The department's motto is "Jewish consciousness for a victorious IDF." It offers programs about historical battles of the IDF and the biblical geography of the Land of Israel. It has published pamphlets for commanders and troops about combat from a Jewish viewpoint. The pamphlets use "motivations and understandings gleaned from the Bible and the heritage of Israel to enhance the army's ability to achieve victory." It also offers units weekend trips to Jerusalem that include visits to the City of David.

Like Yediot, Haaretz considers the rabbinate's activities geared toward providing Jewish soldiers in the army of the Jewish state information about their heritage and their connection to the land they defend an assault on its atheist, post-Zionist value system. Last Friday, Haaretz published an editorial denouncing the IDF Rabbinate for all these activities.

Under the title "Without a Lord of (Military) Hosts," the paper demanded that IDF Chief of General Staff Lt. Gen. Gabi Ashkenazi "put the military rabbinate in its place" and force it to limit its activities to ensuring that IDF grub is kosher and that religious soldiers have what they need to observe religious laws. Haaretz further insisted that the position of chief rabbi be cancelled and that the position of "chief religious services officer" be created in its place. As the editorial put it, "The injection of a religious dimension into the Israel Defense Forces' goals constitutes a serious internal threat."

The real question is, who feels threatened? The Haaretz editorial claimed that Israel "has a secular majority, which would be outraged if anyone tried to change its way of life through religious coercion." But this is untrue and Haaretz's editors know it.

They know it because last November Haaretz published the results of a survey conducted by the Israeli Democracy Institute regarding how Israeli Jews self-identify on the secular-religious spectrum. The results of that survey showed that only twenty percent of Israelis classify themselves as secular. Eighty percent of Israelis view themselves as either religious or traditional.

Rabbi Ronski himself is the most beloved and charismatic IDF chief rabbi since Rabbi Shmuel Goren, who served as chief rabbi during the Six-Day War. Rabbi Ronski, 56, regularly risks his life by accompanying combat units on missions. He doesn't simply show up. The soldiers ask him to join them.

The popularity of leaders like Rabbi Ronski is an unbearable affront to the Israeli Left. The enthusiasm with which young Israelis embrace their Jewish heritage is a direct assault on the Left's demand for cultural supremacy. But what the Left refuses to acknowledge is the simple fact that Israeli society has never accepted their views of what Israel is supposed to be.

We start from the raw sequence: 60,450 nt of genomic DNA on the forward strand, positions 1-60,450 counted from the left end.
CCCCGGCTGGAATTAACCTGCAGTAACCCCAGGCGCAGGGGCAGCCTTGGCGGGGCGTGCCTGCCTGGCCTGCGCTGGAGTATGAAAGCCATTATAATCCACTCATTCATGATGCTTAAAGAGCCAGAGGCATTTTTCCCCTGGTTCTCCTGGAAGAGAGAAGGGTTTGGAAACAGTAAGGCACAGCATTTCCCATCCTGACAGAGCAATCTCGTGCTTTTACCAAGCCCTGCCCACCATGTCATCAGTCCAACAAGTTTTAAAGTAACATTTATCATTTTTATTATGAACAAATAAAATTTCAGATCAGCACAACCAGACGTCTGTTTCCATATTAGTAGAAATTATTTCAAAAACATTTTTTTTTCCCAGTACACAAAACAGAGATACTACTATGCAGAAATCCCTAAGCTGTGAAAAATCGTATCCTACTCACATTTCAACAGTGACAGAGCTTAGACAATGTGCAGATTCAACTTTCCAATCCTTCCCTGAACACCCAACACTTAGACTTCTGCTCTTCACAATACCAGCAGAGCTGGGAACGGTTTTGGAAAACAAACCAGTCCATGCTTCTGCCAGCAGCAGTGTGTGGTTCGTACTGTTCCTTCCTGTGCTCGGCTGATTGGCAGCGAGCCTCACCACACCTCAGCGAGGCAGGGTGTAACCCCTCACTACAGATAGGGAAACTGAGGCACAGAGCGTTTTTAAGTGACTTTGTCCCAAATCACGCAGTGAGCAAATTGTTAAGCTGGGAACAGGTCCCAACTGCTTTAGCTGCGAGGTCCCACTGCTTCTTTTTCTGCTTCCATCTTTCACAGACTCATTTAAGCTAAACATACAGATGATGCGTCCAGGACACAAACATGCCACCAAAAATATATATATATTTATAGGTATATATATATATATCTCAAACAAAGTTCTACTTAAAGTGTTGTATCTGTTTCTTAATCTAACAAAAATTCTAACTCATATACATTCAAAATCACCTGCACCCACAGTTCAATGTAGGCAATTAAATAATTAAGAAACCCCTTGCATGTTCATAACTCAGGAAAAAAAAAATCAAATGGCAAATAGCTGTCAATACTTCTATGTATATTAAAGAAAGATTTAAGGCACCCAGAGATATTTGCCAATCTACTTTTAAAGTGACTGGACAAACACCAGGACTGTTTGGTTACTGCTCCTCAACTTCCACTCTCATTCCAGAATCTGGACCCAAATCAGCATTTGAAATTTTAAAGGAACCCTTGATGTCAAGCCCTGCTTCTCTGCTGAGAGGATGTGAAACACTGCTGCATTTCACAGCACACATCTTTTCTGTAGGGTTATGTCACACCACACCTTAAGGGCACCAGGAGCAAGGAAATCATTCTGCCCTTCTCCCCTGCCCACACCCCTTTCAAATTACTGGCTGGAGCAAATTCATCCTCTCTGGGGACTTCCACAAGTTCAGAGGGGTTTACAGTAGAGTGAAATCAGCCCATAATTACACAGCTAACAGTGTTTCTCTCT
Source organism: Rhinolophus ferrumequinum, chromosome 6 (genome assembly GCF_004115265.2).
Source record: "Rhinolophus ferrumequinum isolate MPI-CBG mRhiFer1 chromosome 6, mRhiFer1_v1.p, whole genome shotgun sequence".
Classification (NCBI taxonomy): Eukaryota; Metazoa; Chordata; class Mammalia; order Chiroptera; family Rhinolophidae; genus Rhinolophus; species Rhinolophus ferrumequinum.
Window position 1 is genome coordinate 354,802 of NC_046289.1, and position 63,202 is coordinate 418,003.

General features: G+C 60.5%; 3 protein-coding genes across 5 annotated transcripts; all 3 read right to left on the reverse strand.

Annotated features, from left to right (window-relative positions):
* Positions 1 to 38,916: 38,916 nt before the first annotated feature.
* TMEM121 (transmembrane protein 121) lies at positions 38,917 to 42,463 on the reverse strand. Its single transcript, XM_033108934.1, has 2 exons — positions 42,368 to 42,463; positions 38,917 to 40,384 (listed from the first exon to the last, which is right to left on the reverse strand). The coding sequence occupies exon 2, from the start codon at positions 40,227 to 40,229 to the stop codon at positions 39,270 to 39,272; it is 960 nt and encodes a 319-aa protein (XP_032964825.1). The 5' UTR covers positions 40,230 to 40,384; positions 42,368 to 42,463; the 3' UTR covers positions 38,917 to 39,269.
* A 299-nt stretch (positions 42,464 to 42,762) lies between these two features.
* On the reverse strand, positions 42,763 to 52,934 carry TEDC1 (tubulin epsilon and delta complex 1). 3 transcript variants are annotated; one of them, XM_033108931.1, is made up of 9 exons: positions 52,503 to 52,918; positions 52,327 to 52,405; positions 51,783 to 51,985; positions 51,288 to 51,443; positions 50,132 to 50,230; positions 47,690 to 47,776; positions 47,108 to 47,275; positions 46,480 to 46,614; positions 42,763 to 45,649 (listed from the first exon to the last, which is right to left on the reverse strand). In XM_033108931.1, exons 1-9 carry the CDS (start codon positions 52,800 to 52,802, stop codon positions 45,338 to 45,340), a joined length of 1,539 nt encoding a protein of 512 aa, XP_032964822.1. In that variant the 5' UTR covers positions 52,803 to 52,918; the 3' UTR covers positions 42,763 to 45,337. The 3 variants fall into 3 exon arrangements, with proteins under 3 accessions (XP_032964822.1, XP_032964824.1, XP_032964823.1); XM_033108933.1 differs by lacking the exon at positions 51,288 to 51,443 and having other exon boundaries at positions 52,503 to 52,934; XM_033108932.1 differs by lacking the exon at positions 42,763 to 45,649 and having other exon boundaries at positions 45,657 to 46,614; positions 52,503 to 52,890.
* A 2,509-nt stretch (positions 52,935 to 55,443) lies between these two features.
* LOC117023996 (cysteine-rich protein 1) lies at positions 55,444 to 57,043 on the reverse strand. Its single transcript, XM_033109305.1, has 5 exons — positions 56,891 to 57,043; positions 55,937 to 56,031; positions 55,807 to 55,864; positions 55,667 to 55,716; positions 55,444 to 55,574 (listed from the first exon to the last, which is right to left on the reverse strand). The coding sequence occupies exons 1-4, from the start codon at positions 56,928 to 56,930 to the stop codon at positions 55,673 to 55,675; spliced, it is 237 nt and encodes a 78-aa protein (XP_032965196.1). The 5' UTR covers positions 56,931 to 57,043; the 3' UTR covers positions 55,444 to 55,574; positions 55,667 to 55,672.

Until the mid-1970s, most of today's leftists were Labor Zionists. They believed Israeli society followed them both for their Zionism and for their socialism. But Israeli society never bought into the Left's utopian social theories. Labor Zionists were the cultural avant-garde because they were Zionists.

When, in the late 1970s, the Labor Zionist movement began disavowing Zionism, it became increasingly estranged from the general public. Religious Zionists like Rabbi Ronski are followed while the leftist cultural elites are ignored because religious Zionists today are the most outspoken advocates of values shared by the vast majority of Israelis.

The Left's vision of Israel as an atheistic, multicultural, morally relativist society holds little attraction for most Israelis. So to reassert their cultural superiority, leftists have increasingly taken to bullying and intimidating the rest of the country to toe their line. The seasonal assaults on religious soldiers are simply one aspect of their larger culture war against Israeli society as a whole.

Caroline Glick is deputy managing editor of The Jerusalem Post. Her Jewish Press-exclusive column appears the last week of each month. Her new book, "The Shackled Warrior: Israel and the Global Jihad," is available at

Copyright 2008

No comments: